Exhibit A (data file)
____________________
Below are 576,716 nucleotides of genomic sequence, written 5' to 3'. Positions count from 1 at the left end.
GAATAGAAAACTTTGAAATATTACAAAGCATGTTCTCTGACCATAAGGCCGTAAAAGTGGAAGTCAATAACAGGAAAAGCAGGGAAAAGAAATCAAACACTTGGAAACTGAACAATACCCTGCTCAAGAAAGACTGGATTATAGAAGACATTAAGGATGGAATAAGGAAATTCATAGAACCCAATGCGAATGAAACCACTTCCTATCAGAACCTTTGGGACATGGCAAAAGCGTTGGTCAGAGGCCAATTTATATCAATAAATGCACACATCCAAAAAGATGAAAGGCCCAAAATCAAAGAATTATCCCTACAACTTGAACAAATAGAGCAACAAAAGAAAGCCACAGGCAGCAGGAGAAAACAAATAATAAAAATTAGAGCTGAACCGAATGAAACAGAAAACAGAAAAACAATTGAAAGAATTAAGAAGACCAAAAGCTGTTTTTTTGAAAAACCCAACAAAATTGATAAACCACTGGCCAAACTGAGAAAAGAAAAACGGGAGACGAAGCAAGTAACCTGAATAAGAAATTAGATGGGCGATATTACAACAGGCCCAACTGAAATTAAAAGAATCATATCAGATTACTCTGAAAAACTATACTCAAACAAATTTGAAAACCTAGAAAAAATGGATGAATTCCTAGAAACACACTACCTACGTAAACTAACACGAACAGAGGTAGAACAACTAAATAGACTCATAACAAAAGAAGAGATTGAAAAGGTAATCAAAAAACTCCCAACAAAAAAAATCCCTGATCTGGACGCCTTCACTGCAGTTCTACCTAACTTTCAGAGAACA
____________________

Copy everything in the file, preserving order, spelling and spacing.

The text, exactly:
Below are 576,716 nucleotides of genomic sequence, written 5' to 3'. Positions count from 1 at the left end.
GAATAGAAAACTTTGAAATATTACAAAGCATGTTCTCTGACCATAAGGCCGTAAAAGTGGAAGTCAATAACAGGAAAAGCAGGGAAAAGAAATCAAACACTTGGAAACTGAACAATACCCTGCTCAAGAAAGACTGGATTATAGAAGACATTAAGGATGGAATAAGGAAATTCATAGAACCCAATGCGAATGAAACCACTTCCTATCAGAACCTTTGGGACATGGCAAAAGCGTTGGTCAGAGGCCAATTTATATCAATAAATGCACACATCCAAAAAGATGAAAGGCCCAAAATCAAAGAATTATCCCTACAACTTGAACAAATAGAGCAACAAAAGAAAGCCACAGGCAGCAGGAGAAAACAAATAATAAAAATTAGAGCTGAACCGAATGAAACAGAAAACAGAAAAACAATTGAAAGAATTAAGAAGACCAAAAGCTGTTTTTTTGAAAAACCCAACAAAATTGATAAACCACTGGCCAAACTGAGAAAAGAAAAACGGGAGACGAAGCAAGTAACCTGAATAAGAAATTAGATGGGCGATATTACAACAGGCCCAACTGAAATTAAAAGAATCATATCAGATTACTCTGAAAAACTATACTCAAACAAATTTGAAAACCTAGAAAAAATGGATGAATTCCTAGAAACACACTACCTACGTAAACTAACACGAACAGAGGTAGAACAACTAAATAGACTCATAACAAAAGAAGAGATTGAAAAGGTAATCAAAAAACTCCCAACAAAAAAAATCCCTGATCTGGACGCCTTCACTGCAGTTCTACCTAACTTTCAGAGAACA